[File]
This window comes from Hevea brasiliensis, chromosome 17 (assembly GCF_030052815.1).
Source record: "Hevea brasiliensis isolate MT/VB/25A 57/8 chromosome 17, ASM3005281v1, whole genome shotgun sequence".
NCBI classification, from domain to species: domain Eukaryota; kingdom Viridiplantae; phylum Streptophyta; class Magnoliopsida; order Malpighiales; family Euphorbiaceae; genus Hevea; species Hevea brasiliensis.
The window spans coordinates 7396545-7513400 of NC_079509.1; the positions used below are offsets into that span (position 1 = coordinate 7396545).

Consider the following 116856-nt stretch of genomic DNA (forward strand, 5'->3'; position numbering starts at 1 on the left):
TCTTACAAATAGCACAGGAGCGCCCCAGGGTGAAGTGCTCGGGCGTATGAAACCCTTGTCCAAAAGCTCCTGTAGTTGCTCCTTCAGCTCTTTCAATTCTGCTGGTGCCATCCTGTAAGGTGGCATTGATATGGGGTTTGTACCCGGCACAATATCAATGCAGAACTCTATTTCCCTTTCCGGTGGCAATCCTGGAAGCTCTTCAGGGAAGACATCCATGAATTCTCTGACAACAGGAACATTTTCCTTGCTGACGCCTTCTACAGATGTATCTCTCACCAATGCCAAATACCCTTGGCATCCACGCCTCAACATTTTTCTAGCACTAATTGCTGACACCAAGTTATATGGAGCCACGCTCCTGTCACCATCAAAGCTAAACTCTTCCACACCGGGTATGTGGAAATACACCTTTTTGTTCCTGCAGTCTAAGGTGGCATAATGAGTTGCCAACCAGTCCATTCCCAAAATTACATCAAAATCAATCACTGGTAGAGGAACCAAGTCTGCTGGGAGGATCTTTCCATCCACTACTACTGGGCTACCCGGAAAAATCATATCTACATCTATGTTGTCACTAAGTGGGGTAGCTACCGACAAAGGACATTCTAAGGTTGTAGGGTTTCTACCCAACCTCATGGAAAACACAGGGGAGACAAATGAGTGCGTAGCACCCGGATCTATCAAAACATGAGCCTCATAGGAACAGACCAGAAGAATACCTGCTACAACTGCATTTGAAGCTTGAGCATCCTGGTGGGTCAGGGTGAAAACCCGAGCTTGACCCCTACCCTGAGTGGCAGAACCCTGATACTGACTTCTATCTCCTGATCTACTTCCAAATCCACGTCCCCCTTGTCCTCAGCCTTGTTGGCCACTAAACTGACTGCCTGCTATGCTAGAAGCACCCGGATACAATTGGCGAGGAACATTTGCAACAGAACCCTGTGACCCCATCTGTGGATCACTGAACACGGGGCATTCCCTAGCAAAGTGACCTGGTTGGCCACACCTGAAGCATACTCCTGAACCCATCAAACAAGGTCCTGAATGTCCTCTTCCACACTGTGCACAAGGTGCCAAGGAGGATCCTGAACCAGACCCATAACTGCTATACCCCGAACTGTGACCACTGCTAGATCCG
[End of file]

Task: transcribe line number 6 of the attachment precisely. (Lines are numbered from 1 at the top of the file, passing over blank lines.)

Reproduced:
TCTTACAAATAGCACAGGAGCGCCCCAGGGTGAAGTGCTCGGGCGTATGAAACCCTTGTCCAAAAGCTCCTGTAGTTGCTCCTTCAGCTCTTTCAATTCTGCTGGTGCCATCCTGTAAGGTGGCATTGATATGGGGTTTGTACCCGGCACAATATCAATGCAGAACTCTATTTCCCTTTCCGGTGGCAATCCTGGAAGCTCTTCAGGGAAGACATCCATGAATTCTCTGACAACAGGAACATTTTCCTTGCTGACGCCTTCTACAGATGTATCTCTCACCAATGCCAAATACCCTTGGCATCCACGCCTCAACATTTTTCTAGCACTAATTGCTGACACCAAGTTATATGGAGCCACGCTCCTGTCACCATCAAAGCTAAACTCTTCCACACCGGGTATGTGGAAATACACCTTTTTGTTCCTGCAGTCTAAGGTGGCATAATGAGTTGCCAACCAGTCCATTCCCAAAATTACATCAAAATCAATCACTGGTAGAGGAACCAAGTCTGCTGGGAGGATCTTTCCATCCACTACTACTGGGCTACCCGGAAAAATCATATCTACATCTATGTTGTCACTAAGTGGGGTAGCTACCGACAAAGGACATTCTAAGGTTGTAGGGTTTCTACCCAACCTCATGGAAAACACAGGGGAGACAAATGAGTGCGTAGCACCCGGATCTATCAAAACATGAGCCTCATAGGAACAGACCAGAAGAATACCTGCTACAACTGCATTTGAAGCTTGAGCATCCTGGTGGGTCAGGGTGAAAACCCGAGCTTGACCCCTACCCTGAGTGGCAGAACCCTGATACTGACTTCTATCTCCTGATCTACTTCCAAATCCACGTCCCCCTTGTCCTCAGCCTTGTTGGCCACTAAACTGACTGCCTGCTATGCTAGAAGCACCCGGATACAATTGGCGAGGAACATTTGCAACAGAACCCTGTGACCCCATCTGTGGATCACTGAACACGGGGCATTCCCTAGCAAAGTGACCTGGTTGGCCACACCTGAAGCATACTCCTGAACCCATCAAACAAGGTCCTGAATGTCCTCTTCCACACTGTGCACAAGGTGCCAAGGAGGATCCTGAACCAGACCCATAACTGCTATACCCCGAACTGTGACCACTGCTAGATCCG